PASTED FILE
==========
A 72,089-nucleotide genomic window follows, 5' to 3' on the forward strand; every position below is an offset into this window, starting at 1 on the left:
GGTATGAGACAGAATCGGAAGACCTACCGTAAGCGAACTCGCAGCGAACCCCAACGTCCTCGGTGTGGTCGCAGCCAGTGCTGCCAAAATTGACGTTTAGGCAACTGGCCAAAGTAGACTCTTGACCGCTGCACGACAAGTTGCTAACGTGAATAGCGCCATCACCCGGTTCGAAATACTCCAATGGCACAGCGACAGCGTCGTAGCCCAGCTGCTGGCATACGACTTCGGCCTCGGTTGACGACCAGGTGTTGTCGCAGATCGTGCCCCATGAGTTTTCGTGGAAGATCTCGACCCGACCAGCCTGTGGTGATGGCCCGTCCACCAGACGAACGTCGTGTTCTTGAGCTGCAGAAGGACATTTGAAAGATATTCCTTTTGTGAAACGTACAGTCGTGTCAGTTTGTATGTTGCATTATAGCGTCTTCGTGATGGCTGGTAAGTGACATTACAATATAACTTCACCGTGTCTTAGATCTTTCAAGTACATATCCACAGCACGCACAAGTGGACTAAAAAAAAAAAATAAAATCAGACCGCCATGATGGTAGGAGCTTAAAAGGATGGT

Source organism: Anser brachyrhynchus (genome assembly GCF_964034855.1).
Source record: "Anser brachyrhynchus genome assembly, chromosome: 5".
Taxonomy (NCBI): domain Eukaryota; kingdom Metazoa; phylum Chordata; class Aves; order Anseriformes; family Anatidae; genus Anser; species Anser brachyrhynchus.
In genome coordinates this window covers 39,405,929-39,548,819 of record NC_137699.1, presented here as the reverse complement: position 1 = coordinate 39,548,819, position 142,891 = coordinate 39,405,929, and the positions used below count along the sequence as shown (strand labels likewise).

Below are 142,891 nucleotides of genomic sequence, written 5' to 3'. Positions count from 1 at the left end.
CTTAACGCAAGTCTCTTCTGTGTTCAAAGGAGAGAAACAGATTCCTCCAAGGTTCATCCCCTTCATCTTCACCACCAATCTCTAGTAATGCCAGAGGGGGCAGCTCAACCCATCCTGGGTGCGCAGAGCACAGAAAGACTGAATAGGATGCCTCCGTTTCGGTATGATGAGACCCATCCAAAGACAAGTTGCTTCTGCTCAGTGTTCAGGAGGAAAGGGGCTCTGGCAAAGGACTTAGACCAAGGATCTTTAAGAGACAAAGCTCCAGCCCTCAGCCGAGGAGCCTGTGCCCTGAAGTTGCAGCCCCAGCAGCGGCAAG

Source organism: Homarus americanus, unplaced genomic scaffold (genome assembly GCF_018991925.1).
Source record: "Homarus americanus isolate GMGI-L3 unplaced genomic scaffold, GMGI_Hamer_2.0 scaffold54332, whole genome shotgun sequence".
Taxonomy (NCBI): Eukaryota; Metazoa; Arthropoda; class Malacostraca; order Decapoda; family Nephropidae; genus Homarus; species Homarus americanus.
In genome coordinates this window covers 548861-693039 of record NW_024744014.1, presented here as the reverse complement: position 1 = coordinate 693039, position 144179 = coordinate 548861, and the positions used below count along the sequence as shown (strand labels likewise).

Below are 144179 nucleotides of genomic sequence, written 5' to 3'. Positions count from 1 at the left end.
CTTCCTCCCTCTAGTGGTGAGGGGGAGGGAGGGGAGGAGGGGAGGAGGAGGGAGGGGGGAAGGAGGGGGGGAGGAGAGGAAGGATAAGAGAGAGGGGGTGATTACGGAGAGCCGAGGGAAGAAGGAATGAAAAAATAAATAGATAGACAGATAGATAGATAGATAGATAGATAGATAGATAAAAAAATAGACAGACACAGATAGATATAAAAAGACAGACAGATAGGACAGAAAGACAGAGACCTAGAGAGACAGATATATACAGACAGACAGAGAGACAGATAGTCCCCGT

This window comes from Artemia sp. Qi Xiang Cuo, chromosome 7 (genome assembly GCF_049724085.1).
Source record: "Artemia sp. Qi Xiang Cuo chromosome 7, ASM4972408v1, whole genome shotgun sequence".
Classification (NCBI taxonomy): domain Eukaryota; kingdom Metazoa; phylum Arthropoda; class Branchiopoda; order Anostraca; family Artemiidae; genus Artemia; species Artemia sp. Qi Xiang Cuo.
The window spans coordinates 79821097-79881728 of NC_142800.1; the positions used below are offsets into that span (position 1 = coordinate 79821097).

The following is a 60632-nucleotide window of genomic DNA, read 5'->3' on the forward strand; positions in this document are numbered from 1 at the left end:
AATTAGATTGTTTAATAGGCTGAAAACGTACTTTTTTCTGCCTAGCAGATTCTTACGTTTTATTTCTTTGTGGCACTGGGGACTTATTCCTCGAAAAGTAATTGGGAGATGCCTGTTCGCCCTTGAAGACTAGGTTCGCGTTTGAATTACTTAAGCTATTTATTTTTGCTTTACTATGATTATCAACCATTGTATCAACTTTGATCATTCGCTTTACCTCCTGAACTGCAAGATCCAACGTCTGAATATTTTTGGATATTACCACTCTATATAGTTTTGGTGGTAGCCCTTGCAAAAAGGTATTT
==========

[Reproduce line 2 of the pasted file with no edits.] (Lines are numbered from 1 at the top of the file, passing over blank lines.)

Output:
GGTATGAGACAGAATCGGAAGACCTACCGTAAGCGAACTCGCAGCGAACCCCAACGTCCTCGGTGTGGTCGCAGCCAGTGCTGCCAAAATTGACGTTTAGGCAACTGGCCAAAGTAGACTCTTGACCGCTGCACGACAAGTTGCTAACGTGAATAGCGCCATCACCCGGTTCGAAATACTCCAATGGCACAGCGACAGCGTCGTAGCCCAGCTGCTGGCATACGACTTCGGCCTCGGTTGACGACCAGGTGTTGTCGCAGATCGTGCCCCATGAGTTTTCGTGGAAGATCTCGACCCGACCAGCCTGTGGTGATGGCCCGTCCACCAGACGAACGTCGTGTTCTTGAGCTGCAGAAGGACATTTGAAAGATATTCCTTTTGTGAAACGTACAGTCGTGTCAGTTTGTATGTTGCATTATAGCGTCTTCGTGATGGCTGGTAAGTGACATTACAATATAACTTCACCGTGTCTTAGATCTTTCAAGTACATATCCACAGCACGCACAAGTGGACTAAAAAAAAAAAATAAAATCAGACCGCCATGATGGTAGGAGCTTAAAAGGATGGT